After its inception in 1970, Music World Ltd would go on to become New Zealand’s most successful independent record label. The company with the motto “Music you can afford to enjoy” turned over $15 million in 1992.
Owner Hoghton “The Hustler” Hughes was still running his Master label when he set up Music World; the two would run parallel until Master closed up shop in 1974. By then it was clear Hughes was on to a winning formula: mass marketing Music World’s budget-priced wares on television and in supermarkets, dairies, newsagents and service stations.
As the label’s entry on the Discogs web site says, “It is part of a complex company structure, with many sub-labels associated with the Music World label.” Some of these included Trinity, which catered for Christian music; Kiddidisc, for children's releases; Golden Editions, for TV-advertised product; and Mirage, which carried pop music.
As with Master, those to benefit from Music World exposure were mainly South Island country music artists such as Suzanne Prentice, Danny McGirr, Garner Wayne and Roger Tibbs who all sold in large quantities. But Music World was notorious for providing anything Hughes thought there was a market for, from MOR instrumental albums to bawdy rugby songs to sound-alike compilations sourced from Nashville, London and Germany.
Prentice, with One Day At A Time, and Tibbs, with Yodelling Man, were awarded the Golden Guitar for Top Selling Album at the Australasian Country Music Awards in Tamworth in 1983 and 1986 respectively. Prentice sold 100,000 albums over her time on Music World.
On the back of heavy television advertising, respected jazzman Stu Buchanan’s 1978 record of instrumental standards, Golden Saxophones: 22 All Time Favourites, was among the highest-selling New Zealand albums ever, purportedly selling 600,000 copies worldwide. Hughes estimated he would spend between $600,000 and $700,000 a year on TV advertising.
Instrumental LPs that sold in big numbers included Ivy’s Old Time Dance Band, Bid’s Accordion Band, bagpiper William Boyle, blind organist Richard Hore, The Golden Guitars and the New Zealand Army Band. Record buyers seemingly couldn’t get enough of the likes of CHiPs & Other Tasty Goodies.
Among Hughes’s other nominated New Zealand major sellers were country singers Garner Wayne, Max McCauley, Cole Wilson And His Tumbleweeds, balladeer Campbell Nicol, children’s entertainers The Neta Neale Players, Rangiora folk singer Neva Eder, children’s performer Robin Lucas, and jazzercise instructor Carol O’Halloran.
There were plenty of licensing deals too, allowing Music World to release albums from golden oldies such as Jim Reeves and Vera Lynn to Jimi Hendrix, Dionne Warwick and even AC/DC, Bob Marley, Toots & The Maytals and The Beatles.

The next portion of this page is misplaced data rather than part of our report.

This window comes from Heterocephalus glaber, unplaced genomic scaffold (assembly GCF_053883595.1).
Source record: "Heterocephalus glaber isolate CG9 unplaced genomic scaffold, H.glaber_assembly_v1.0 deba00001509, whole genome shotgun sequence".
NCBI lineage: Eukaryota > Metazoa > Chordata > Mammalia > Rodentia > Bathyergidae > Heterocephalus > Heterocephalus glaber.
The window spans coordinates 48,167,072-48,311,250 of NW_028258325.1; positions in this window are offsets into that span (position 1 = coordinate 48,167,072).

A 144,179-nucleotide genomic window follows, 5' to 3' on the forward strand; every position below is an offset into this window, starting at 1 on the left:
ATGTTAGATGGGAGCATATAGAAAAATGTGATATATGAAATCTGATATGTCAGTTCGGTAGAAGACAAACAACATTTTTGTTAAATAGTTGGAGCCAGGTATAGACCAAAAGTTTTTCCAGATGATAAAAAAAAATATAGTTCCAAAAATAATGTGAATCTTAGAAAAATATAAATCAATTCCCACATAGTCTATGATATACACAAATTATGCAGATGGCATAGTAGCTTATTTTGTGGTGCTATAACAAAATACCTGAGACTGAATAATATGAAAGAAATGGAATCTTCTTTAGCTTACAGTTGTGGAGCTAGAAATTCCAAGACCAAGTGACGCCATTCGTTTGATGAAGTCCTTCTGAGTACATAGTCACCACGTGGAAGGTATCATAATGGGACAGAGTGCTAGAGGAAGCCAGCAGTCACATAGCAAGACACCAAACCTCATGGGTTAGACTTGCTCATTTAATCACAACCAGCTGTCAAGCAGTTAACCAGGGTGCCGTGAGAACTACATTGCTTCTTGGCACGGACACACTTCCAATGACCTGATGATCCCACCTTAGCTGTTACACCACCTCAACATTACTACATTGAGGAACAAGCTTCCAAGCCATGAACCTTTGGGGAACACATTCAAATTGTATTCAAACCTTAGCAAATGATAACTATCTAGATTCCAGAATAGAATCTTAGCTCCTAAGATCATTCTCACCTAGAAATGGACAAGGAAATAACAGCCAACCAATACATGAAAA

The budget compilations and sound-alike double albums came thick and fast in the label’s early years, including 40 Pop Country Hits, the classical 32 Immortal Classics plus Bastards Of British Rock, as well as dramatisations of the saucy Fanny Hill: Memoirs Of A Woman Of Pleasure and The Perfumed Garden.
When Hughes closed down Master in 1974 he repackaged Suzanne Prentice’s two albums for the label, Country Girl and Suzanne’s Second Album, as her Music World debut 24 Golden Hits. Further LPs with unimaginative titles such as Sweet Country Music, Suzanne Prentice Country and Australasian Queen Of Country Music followed before her Golden Guitar-winning One Day At A Time in 1981. The next year she was lured away to CBS.
Country veterans to receive a leg-up on Music World included former Viking artist Max McCauley – whose 1978 release 20 Golden Yodels sold in excess of 50,000 – Tanza pioneers Cole Wilson And His Tumbleweeds, Dusty Spittle and Garner Wayne & His Saddle Pals with their 1975 Music World Twofer offering 65 Sing-Along Country Hits.
As well as providing the old guard a new home, Music World and its assorted subsidiaries also released debut records from the likes of “the Singing Milkman” Noel Parlane, who would have four gold-selling albums for the label, “Yodelling Sweetheart” Kitten, who sold massive numbers, Jeff Rea, Lynne Toner, Celine Toner and Tracey Gardyne. There was even a 1976 country album from former Pleasers and Let’s Go guitarist Roger Skinner, who had written the Larry’s Rebels hit ‘Let’s Think Of Something’.
In 1980, Music World released Heard The Newz by Christchurch rock group The Newz because Hughes wanted to prove he could promote and market a full-price rock group. The label was going to release an LP by indie outfit Art Decade until one of the members was quoted in the press that it was “a bit weird” being on the same label as Suzanne Prentice and Hughes pulled the plug.
He threatened a Music World boycott of the New Zealand recording industry awards when his former Master prodigy Brendan Dugan was named most promising male vocalist in 1982 after seven LPs and 14 years in the industry. “Until some logic and credibility can be introduced into these awards, we will no longer be participating,” he told the Auckland Star.
In mid-1983, Hughes appointed his 15-year-old son Anton as Music World’s “punk rock adviser”. Besides licensing albums from UK labels like Cherry Red, No Future and Anagram, Anton compiled several albums including Punk And Disorderly. However he lost the argument with his father over advertising the company’s “golden oldies” on the back cover. Anton later produced and recorded numerous best-selling ambience albums.
Music World expanded into Australia in 1979 and Hoghton Hughes followed six years later. The label’s catalogue of 3000 albums is now part of Hughes’s music licensing operation The Music Factory, which he runs from Lennox Head, in New South Wales’ Northern Rivers region.